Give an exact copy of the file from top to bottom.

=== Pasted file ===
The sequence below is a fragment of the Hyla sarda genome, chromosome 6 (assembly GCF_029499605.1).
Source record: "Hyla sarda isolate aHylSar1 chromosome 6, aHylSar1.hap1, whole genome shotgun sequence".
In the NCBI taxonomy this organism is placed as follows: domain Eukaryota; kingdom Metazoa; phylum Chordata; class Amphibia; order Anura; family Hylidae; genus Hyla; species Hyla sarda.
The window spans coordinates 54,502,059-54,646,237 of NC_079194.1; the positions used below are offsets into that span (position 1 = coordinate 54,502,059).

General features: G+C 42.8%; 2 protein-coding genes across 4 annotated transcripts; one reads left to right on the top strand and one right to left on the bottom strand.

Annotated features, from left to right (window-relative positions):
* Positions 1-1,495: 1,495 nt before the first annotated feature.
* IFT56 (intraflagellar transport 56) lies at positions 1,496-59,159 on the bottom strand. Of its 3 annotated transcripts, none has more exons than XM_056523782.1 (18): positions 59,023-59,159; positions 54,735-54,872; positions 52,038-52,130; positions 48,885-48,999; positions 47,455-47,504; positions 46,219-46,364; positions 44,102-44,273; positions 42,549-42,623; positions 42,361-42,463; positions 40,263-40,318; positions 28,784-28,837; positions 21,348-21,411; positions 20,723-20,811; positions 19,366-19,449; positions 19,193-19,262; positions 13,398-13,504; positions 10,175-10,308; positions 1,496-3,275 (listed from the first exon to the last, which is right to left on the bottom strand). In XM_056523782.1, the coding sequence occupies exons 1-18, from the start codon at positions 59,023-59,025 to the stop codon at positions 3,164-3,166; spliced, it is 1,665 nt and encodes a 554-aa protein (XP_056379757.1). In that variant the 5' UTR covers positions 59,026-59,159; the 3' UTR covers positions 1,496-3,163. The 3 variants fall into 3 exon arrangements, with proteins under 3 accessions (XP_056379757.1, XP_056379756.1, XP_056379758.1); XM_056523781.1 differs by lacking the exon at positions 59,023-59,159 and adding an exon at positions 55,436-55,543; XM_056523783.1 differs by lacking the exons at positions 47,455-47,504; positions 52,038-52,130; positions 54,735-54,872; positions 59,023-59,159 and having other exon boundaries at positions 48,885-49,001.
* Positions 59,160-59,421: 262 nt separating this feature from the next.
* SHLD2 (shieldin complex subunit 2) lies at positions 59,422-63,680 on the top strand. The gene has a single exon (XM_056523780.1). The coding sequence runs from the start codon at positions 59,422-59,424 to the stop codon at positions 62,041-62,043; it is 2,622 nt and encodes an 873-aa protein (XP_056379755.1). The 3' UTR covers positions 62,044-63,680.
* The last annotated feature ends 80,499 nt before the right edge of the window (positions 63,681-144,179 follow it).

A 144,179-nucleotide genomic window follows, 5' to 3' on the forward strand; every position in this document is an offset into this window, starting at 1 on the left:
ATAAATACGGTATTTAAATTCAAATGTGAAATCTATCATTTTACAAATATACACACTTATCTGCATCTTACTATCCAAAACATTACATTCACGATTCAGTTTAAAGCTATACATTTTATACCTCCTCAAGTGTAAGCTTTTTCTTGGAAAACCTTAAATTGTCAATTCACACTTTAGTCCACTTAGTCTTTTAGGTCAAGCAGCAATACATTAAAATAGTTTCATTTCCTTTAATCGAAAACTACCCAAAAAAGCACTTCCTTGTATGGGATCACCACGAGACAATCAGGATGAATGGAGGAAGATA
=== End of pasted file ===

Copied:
The sequence below is a fragment of the Hyla sarda genome, chromosome 6 (assembly GCF_029499605.1).
Source record: "Hyla sarda isolate aHylSar1 chromosome 6, aHylSar1.hap1, whole genome shotgun sequence".
In the NCBI taxonomy this organism is placed as follows: domain Eukaryota; kingdom Metazoa; phylum Chordata; class Amphibia; order Anura; family Hylidae; genus Hyla; species Hyla sarda.
The window spans coordinates 54,502,059-54,646,237 of NC_079194.1; the positions used below are offsets into that span (position 1 = coordinate 54,502,059).

General features: G+C 42.8%; 2 protein-coding genes across 4 annotated transcripts; one reads left to right on the top strand and one right to left on the bottom strand.

Annotated features, from left to right (window-relative positions):
* Positions 1-1,495: 1,495 nt before the first annotated feature.
* IFT56 (intraflagellar transport 56) lies at positions 1,496-59,159 on the bottom strand. Of its 3 annotated transcripts, none has more exons than XM_056523782.1 (18): positions 59,023-59,159; positions 54,735-54,872; positions 52,038-52,130; positions 48,885-48,999; positions 47,455-47,504; positions 46,219-46,364; positions 44,102-44,273; positions 42,549-42,623; positions 42,361-42,463; positions 40,263-40,318; positions 28,784-28,837; positions 21,348-21,411; positions 20,723-20,811; positions 19,366-19,449; positions 19,193-19,262; positions 13,398-13,504; positions 10,175-10,308; positions 1,496-3,275 (listed from the first exon to the last, which is right to left on the bottom strand). In XM_056523782.1, the coding sequence occupies exons 1-18, from the start codon at positions 59,023-59,025 to the stop codon at positions 3,164-3,166; spliced, it is 1,665 nt and encodes a 554-aa protein (XP_056379757.1). In that variant the 5' UTR covers positions 59,026-59,159; the 3' UTR covers positions 1,496-3,163. The 3 variants fall into 3 exon arrangements, with proteins under 3 accessions (XP_056379757.1, XP_056379756.1, XP_056379758.1); XM_056523781.1 differs by lacking the exon at positions 59,023-59,159 and adding an exon at positions 55,436-55,543; XM_056523783.1 differs by lacking the exons at positions 47,455-47,504; positions 52,038-52,130; positions 54,735-54,872; positions 59,023-59,159 and having other exon boundaries at positions 48,885-49,001.
* Positions 59,160-59,421: 262 nt separating this feature from the next.
* SHLD2 (shieldin complex subunit 2) lies at positions 59,422-63,680 on the top strand. The gene has a single exon (XM_056523780.1). The coding sequence runs from the start codon at positions 59,422-59,424 to the stop codon at positions 62,041-62,043; it is 2,622 nt and encodes an 873-aa protein (XP_056379755.1). The 3' UTR covers positions 62,044-63,680.
* The last annotated feature ends 80,499 nt before the right edge of the window (positions 63,681-144,179 follow it).

A 144,179-nucleotide genomic window follows, 5' to 3' on the forward strand; every position in this document is an offset into this window, starting at 1 on the left:
ATAAATACGGTATTTAAATTCAAATGTGAAATCTATCATTTTACAAATATACACACTTATCTGCATCTTACTATCCAAAACATTACATTCACGATTCAGTTTAAAGCTATACATTTTATACCTCCTCAAGTGTAAGCTTTTTCTTGGAAAACCTTAAATTGTCAATTCACACTTTAGTCCACTTAGTCTTTTAGGTCAAGCAGCAATACATTAAAATAGTTTCATTTCCTTTAATCGAAAACTACCCAAAAAAGCACTTCCTTGTATGGGATCACCACGAGACAATCAGGATGAATGGAGGAAGATA